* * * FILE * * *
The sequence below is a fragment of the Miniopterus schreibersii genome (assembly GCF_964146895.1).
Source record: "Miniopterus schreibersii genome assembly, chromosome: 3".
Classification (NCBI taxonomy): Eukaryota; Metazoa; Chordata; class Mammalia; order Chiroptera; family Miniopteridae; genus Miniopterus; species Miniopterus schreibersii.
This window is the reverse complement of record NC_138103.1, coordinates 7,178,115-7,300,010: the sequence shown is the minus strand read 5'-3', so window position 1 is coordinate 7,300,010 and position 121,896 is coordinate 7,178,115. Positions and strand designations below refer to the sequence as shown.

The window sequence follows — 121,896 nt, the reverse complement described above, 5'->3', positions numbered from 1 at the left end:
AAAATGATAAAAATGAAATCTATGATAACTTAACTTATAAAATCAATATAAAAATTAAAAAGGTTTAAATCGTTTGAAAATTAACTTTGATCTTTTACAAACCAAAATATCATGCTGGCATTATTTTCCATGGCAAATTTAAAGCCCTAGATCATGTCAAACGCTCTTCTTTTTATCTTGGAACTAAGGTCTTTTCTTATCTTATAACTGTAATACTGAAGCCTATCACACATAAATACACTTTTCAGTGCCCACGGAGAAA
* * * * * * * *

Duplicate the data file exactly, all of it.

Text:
The sequence below is a fragment of the Miniopterus schreibersii genome (assembly GCF_964146895.1).
Source record: "Miniopterus schreibersii genome assembly, chromosome: 3".
Classification (NCBI taxonomy): Eukaryota; Metazoa; Chordata; class Mammalia; order Chiroptera; family Miniopteridae; genus Miniopterus; species Miniopterus schreibersii.
This window is the reverse complement of record NC_138103.1, coordinates 7,178,115-7,300,010: the sequence shown is the minus strand read 5'-3', so window position 1 is coordinate 7,300,010 and position 121,896 is coordinate 7,178,115. Positions and strand designations below refer to the sequence as shown.

The window sequence follows — 121,896 nt, the reverse complement described above, 5'->3', positions numbered from 1 at the left end:
AAAATGATAAAAATGAAATCTATGATAACTTAACTTATAAAATCAATATAAAAATTAAAAAGGTTTAAATCGTTTGAAAATTAACTTTGATCTTTTACAAACCAAAATATCATGCTGGCATTATTTTCCATGGCAAATTTAAAGCCCTAGATCATGTCAAACGCTCTTCTTTTTATCTTGGAACTAAGGTCTTTTCTTATCTTATAACTGTAATACTGAAGCCTATCACACATAAATACACTTTTCAGTGCCCACGGAGAAA